Recognition and reward deservedly come to those biomedical scientists who succeed in groundbreaking research to discover new proteins, pathways, techniques or mechanisms. There are a host of awards and honors from professional societies, trade organizations, national charities focused on diseases, and the ultimate in prestigious awards, the Nobel Prizes. Yet what is the practical value of such discoveries unless they are applied and developed to bring new medicines to the world?
Our work covers all aspects of biopharmaceuticals, from the earliest cell cultures to the finished vials of product. Research often presents us with low-titer cultures, sometimes with untenable ingredients like serum, and purification processes based on nonscalable techniques, such as affinity tags, dialysis, or precipitation. Processing is understandably minimal in research, given the focus on key properties of the molecule of interest rather than residual impurities or minor variants. Similarly, analytics, beyond those assessing the activity of the protein, are often limited as well.What research does do is suggest a new potential therapeutic, a new approach to a disease or condition, and hence new hope for patients. Yet none of these admirable concepts can be realized until that discovery is developed into a safe and effective new biopharmaceutical. This is where we come into the picture.
Our upstream developers push titers with new cell lines, media and feeds, applying expert knowledge to bioreactor parameters to render the cells both prolific and productive. Our downstream scientists apply advanced chromatographic and filtration methods to yield "squeaky clean" proteins with only ppm levels of impurities, yet with reasonable recoveries. Our analytical biochemists analyze these trace impurities and apply sophisticated instrumentation to assess the multitude of molecular properties of the typically complex glycoproteins that we are developing.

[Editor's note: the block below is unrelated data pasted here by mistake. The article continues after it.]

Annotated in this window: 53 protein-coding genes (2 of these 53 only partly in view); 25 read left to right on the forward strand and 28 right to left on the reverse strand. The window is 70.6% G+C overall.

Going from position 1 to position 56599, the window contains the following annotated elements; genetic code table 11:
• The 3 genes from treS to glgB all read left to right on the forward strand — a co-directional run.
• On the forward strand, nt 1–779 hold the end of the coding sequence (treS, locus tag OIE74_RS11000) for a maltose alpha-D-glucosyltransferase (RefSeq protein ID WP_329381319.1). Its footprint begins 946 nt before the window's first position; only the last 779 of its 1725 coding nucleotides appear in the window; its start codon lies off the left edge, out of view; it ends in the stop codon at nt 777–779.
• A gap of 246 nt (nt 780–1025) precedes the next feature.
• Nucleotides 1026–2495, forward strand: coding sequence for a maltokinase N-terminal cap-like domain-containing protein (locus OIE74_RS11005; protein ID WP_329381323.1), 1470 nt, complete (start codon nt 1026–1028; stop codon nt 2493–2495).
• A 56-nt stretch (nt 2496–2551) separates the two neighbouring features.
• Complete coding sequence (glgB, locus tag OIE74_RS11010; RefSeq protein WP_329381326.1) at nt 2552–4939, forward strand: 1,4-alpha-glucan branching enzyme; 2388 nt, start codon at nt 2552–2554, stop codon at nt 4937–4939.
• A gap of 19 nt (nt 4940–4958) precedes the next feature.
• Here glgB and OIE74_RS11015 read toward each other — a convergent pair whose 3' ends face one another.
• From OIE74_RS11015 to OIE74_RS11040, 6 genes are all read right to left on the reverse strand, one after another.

Finally, formulation is an essential component of any biopharmaceutical. Stability is not a given, even for well-behaved proteins. We need to ensure that the chemical "neighborhood" in which we place a protein is one where it will both retain its activities and properties and not develop any new ones.
It is ironic that Alfred Nobel, himself a formulator and developer, chose to honor basic rather than applied research with his scientific prizes. In his own work, the key discovery, nitroglycerine, had been discovered more than twenty years before Nobel began working with it. There was just no safe way to handle it. His genius was in developing an effective, robust and scalable formulation that would allow this potent explosive to be safely and practically used. If basic research is our "Nitro," then bioprocessing should be considered the "Dynamite" of biopharmaceuticals.
Michiel E. Ultee, PhD, chief scientific officer, Laureate Biopharmaceutical Services, Princeton, NJ, [email protected]